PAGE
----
Survival, humanity, and unity in Nine Parts of Desire

The Maggie Tree's production of Heather Raffo's Nine Parts of Desire. Photo credit Marc J. Chalifoux.

The Maggie Tree’s production of Heather Raffo’s Nine Parts of Desire. Photo credit Marc J. Chalifoux.

The Maggie Tree’s upcoming production of Heather Raffo‘s Nine Parts of Desire is a great example of the enduring power of art and its resonance across time and place.

The idea for Nine Parts of Desire came to playwright Heather Raffo on a 1993 trip to Baghdad, where she visited the Saddam Art Centre and saw Layla al-Attar‘s painting “Savagery”. Over the next decade, Heather interviewed Iraqi women about their experiences living in a country during war times. Opening in 2003, Nine Parts of Desire is a look at what it means to be a woman in a country at war and, The Maggie Tree says, “what it is to be a human in a globalising world that is plagued by the ramifications of political power struggles.”

The Maggie Tree, an Edmonton theatre company supporting women in the arts, will be bringing Nine Parts of Desire to the Varscona Theatre April 6 – 15.

Vanessa Sabourin, co-founder of The Maggie Tree and Nine Parts of Desire Director, says it’s been a winding road to bringing this show to Edmonton’s stages, having first been shown the script by Wayne Paquette (Blarney Productions) shortly after the play’s première. The company decided not to produce it at the time, feeling there was a lot of work about 9/11 and the Iraq war, however, when they were searching for a show to do in 2017, it felt right to do this play. Vanessa explains, “It was right at a time when there were a few attacks that ISIL was being credited for and there was all the conversation about whether or not we should let refugees into our country. Trump was running his presidential campaign and starting divisive conversations and in Canada, there were all of these conversations about Indigenous concerns – not having proper water, the rate of suicide, and missing and murdered Aboriginal women weren’t being investigated. It felt like the play really resonated with our world and what is happening. The play is set in a context of war, but it’s about survival, humanity, and trying to remove the barrier between ‘us’ and ‘them’ and just become ‘us’. We felt that was extremely important in the world we were and are experiencing right now.”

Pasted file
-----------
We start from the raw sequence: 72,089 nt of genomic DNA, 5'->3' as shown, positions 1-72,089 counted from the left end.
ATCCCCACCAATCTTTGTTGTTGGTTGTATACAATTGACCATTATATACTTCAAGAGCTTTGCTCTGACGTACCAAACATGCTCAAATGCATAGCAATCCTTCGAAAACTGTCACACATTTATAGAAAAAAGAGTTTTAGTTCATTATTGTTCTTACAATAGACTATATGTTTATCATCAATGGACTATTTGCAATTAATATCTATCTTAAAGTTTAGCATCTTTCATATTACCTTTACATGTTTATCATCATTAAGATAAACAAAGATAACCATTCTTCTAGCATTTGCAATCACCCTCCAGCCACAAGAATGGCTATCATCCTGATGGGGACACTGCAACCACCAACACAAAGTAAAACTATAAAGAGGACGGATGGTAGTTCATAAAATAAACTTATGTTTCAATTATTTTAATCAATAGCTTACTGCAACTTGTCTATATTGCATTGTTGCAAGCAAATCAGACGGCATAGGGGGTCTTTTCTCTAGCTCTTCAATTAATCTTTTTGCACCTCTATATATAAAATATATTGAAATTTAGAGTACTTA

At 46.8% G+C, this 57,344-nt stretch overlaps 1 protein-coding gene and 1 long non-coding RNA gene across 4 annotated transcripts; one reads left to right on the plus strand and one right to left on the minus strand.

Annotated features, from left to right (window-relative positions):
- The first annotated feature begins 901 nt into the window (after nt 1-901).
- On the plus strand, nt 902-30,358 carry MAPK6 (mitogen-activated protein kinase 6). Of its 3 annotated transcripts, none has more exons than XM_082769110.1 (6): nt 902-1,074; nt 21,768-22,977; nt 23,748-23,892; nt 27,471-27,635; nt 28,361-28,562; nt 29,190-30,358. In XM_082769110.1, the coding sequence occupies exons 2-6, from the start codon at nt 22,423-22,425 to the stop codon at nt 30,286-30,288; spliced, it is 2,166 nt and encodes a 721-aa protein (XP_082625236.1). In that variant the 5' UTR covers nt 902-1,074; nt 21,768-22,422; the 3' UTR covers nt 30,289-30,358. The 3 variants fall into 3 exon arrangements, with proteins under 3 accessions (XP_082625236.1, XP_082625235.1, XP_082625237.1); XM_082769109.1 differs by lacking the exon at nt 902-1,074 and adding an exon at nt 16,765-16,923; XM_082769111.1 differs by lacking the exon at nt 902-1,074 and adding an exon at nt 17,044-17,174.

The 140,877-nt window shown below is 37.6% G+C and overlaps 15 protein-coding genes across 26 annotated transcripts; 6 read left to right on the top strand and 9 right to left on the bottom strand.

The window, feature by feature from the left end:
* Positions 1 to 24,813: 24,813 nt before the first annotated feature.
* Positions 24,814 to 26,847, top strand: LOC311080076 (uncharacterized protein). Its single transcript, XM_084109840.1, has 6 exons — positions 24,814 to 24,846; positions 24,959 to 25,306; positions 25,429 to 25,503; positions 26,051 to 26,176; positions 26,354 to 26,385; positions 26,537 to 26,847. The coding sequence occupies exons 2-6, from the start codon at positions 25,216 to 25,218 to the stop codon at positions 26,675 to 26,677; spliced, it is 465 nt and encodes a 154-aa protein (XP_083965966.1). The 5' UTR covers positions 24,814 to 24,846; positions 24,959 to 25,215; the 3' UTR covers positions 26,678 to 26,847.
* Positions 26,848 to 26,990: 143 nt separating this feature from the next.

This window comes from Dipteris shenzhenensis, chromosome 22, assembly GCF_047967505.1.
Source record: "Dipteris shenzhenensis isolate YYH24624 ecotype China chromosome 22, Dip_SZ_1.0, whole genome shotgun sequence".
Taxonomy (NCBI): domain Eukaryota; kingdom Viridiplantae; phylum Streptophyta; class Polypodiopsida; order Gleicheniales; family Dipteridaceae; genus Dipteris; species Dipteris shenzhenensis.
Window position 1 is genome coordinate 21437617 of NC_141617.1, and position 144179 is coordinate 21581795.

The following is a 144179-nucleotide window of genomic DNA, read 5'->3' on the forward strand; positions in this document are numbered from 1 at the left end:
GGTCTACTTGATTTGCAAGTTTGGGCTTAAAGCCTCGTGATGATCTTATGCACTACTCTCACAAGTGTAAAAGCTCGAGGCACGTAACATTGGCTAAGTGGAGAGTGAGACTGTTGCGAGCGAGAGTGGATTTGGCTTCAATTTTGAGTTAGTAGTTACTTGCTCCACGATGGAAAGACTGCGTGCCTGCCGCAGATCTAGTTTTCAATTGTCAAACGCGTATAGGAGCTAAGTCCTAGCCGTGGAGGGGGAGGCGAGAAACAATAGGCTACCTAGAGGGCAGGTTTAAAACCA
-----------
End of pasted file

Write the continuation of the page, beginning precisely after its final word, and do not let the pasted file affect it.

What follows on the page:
Nine Parts of Desire takes the form of monologues by nine different female characters, each a composite of a number of women the playwright interviewed in the course of writing the play. Vanessa describes the play as, “a series of monologues that are woven together brilliantly. The dialogue between these political powers and their political situations as compared to the internal wars… the political civil war and the internal civil war and the women’s landscape and the country’s landscape. The parallels between the politic and the personal are deep and profound and moving.”